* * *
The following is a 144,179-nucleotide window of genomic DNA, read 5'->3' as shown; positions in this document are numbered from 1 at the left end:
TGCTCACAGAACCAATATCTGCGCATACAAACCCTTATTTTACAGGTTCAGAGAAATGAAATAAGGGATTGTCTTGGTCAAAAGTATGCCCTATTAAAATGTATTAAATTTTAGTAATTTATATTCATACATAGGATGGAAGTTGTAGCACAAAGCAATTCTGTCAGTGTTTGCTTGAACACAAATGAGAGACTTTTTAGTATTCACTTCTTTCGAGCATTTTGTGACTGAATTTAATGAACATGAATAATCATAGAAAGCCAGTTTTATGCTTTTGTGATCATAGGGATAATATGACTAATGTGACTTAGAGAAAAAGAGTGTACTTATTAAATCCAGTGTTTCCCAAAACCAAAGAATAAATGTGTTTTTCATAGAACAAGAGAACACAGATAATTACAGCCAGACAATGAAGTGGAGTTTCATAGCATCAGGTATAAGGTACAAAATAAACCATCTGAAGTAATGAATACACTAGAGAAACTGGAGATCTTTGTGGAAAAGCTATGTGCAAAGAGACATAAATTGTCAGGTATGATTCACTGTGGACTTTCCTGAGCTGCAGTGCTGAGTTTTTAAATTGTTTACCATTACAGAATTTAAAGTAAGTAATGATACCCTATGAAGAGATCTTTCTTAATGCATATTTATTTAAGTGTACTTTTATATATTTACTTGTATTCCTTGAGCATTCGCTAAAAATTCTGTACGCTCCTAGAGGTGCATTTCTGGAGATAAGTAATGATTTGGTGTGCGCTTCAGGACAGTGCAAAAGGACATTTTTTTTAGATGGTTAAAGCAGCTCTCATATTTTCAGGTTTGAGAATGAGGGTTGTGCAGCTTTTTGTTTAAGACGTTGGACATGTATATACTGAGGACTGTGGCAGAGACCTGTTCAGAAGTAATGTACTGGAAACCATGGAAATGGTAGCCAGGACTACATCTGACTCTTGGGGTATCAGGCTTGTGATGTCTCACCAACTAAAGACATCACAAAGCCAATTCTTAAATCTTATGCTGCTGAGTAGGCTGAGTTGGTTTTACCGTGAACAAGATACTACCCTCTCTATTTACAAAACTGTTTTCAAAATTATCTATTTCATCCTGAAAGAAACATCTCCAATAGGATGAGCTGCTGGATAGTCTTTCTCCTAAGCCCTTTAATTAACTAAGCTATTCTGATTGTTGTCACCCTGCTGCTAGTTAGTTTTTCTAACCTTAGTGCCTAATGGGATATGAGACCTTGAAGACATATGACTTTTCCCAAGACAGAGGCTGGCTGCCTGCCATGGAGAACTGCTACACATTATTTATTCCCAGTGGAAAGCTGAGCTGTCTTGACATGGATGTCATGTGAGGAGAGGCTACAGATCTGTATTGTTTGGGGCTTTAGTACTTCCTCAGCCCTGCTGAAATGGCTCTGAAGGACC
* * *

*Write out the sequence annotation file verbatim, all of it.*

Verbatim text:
The following is a 144,179-nucleotide window of genomic DNA, read 5'->3' as shown; positions in this document are numbered from 1 at the left end:
TGCTCACAGAACCAATATCTGCGCATACAAACCCTTATTTTACAGGTTCAGAGAAATGAAATAAGGGATTGTCTTGGTCAAAAGTATGCCCTATTAAAATGTATTAAATTTTAGTAATTTATATTCATACATAGGATGGAAGTTGTAGCACAAAGCAATTCTGTCAGTGTTTGCTTGAACACAAATGAGAGACTTTTTAGTATTCACTTCTTTCGAGCATTTTGTGACTGAATTTAATGAACATGAATAATCATAGAAAGCCAGTTTTATGCTTTTGTGATCATAGGGATAATATGACTAATGTGACTTAGAGAAAAAGAGTGTACTTATTAAATCCAGTGTTTCCCAAAACCAAAGAATAAATGTGTTTTTCATAGAACAAGAGAACACAGATAATTACAGCCAGACAATGAAGTGGAGTTTCATAGCATCAGGTATAAGGTACAAAATAAACCATCTGAAGTAATGAATACACTAGAGAAACTGGAGATCTTTGTGGAAAAGCTATGTGCAAAGAGACATAAATTGTCAGGTATGATTCACTGTGGACTTTCCTGAGCTGCAGTGCTGAGTTTTTAAATTGTTTACCATTACAGAATTTAAAGTAAGTAATGATACCCTATGAAGAGATCTTTCTTAATGCATATTTATTTAAGTGTACTTTTATATATTTACTTGTATTCCTTGAGCATTCGCTAAAAATTCTGTACGCTCCTAGAGGTGCATTTCTGGAGATAAGTAATGATTTGGTGTGCGCTTCAGGACAGTGCAAAAGGACATTTTTTTTAGATGGTTAAAGCAGCTCTCATATTTTCAGGTTTGAGAATGAGGGTTGTGCAGCTTTTTGTTTAAGACGTTGGACATGTATATACTGAGGACTGTGGCAGAGACCTGTTCAGAAGTAATGTACTGGAAACCATGGAAATGGTAGCCAGGACTACATCTGACTCTTGGGGTATCAGGCTTGTGATGTCTCACCAACTAAAGACATCACAAAGCCAATTCTTAAATCTTATGCTGCTGAGTAGGCTGAGTTGGTTTTACCGTGAACAAGATACTACCCTCTCTATTTACAAAACTGTTTTCAAAATTATCTATTTCATCCTGAAAGAAACATCTCCAATAGGATGAGCTGCTGGATAGTCTTTCTCCTAAGCCCTTTAATTAACTAAGCTATTCTGATTGTTGTCACCCTGCTGCTAGTTAGTTTTTCTAACCTTAGTGCCTAATGGGATATGAGACCTTGAAGACATATGACTTTTCCCAAGACAGAGGCTGGCTGCCTGCCATGGAGAACTGCTACACATTATTTATTCCCAGTGGAAAGCTGAGCTGTCTTGACATGGATGTCATGTGAGGAGAGGCTACAGATCTGTATTGTTTGGGGCTTTAGTACTTCCTCAGCCCTGCTGAAATGGCTCTGAAGGACC